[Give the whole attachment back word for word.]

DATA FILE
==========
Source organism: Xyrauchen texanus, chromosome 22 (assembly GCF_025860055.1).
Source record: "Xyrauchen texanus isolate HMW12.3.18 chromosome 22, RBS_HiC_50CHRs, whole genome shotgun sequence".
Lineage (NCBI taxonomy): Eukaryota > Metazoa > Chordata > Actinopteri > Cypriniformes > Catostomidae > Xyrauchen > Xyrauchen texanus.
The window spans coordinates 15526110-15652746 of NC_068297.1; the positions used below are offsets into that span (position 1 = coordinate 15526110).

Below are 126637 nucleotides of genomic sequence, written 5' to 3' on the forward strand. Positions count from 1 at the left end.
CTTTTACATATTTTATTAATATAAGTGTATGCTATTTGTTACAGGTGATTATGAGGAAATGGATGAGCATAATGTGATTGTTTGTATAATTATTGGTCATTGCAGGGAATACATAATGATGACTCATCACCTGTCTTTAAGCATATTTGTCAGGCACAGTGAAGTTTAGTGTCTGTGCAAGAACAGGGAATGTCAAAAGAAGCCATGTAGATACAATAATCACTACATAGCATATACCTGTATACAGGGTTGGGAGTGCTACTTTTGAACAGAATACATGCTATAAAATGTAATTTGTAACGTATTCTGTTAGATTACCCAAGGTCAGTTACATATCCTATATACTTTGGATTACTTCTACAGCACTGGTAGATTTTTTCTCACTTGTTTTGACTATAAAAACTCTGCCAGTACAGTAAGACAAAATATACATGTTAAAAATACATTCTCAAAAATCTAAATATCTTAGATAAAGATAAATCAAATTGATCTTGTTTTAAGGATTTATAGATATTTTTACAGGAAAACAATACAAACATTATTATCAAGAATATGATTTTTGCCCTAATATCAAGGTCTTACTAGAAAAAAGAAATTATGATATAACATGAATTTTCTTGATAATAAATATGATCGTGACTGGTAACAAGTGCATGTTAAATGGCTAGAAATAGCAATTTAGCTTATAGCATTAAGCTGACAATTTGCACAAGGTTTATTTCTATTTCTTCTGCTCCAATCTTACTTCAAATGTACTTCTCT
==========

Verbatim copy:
Source organism: Xyrauchen texanus, chromosome 22 (assembly GCF_025860055.1).
Source record: "Xyrauchen texanus isolate HMW12.3.18 chromosome 22, RBS_HiC_50CHRs, whole genome shotgun sequence".
Lineage (NCBI taxonomy): Eukaryota > Metazoa > Chordata > Actinopteri > Cypriniformes > Catostomidae > Xyrauchen > Xyrauchen texanus.
The window spans coordinates 15526110-15652746 of NC_068297.1; the positions used below are offsets into that span (position 1 = coordinate 15526110).

Below are 126637 nucleotides of genomic sequence, written 5' to 3' on the forward strand. Positions count from 1 at the left end.
CTTTTACATATTTTATTAATATAAGTGTATGCTATTTGTTACAGGTGATTATGAGGAAATGGATGAGCATAATGTGATTGTTTGTATAATTATTGGTCATTGCAGGGAATACATAATGATGACTCATCACCTGTCTTTAAGCATATTTGTCAGGCACAGTGAAGTTTAGTGTCTGTGCAAGAACAGGGAATGTCAAAAGAAGCCATGTAGATACAATAATCACTACATAGCATATACCTGTATACAGGGTTGGGAGTGCTACTTTTGAACAGAATACATGCTATAAAATGTAATTTGTAACGTATTCTGTTAGATTACCCAAGGTCAGTTACATATCCTATATACTTTGGATTACTTCTACAGCACTGGTAGATTTTTTCTCACTTGTTTTGACTATAAAAACTCTGCCAGTACAGTAAGACAAAATATACATGTTAAAAATACATTCTCAAAAATCTAAATATCTTAGATAAAGATAAATCAAATTGATCTTGTTTTAAGGATTTATAGATATTTTTACAGGAAAACAATACAAACATTATTATCAAGAATATGATTTTTGCCCTAATATCAAGGTCTTACTAGAAAAAAGAAATTATGATATAACATGAATTTTCTTGATAATAAATATGATCGTGACTGGTAACAAGTGCATGTTAAATGGCTAGAAATAGCAATTTAGCTTATAGCATTAAGCTGACAATTTGCACAAGGTTTATTTCTATTTCTTCTGCTCCAATCTTACTTCAAATGTACTTCTCT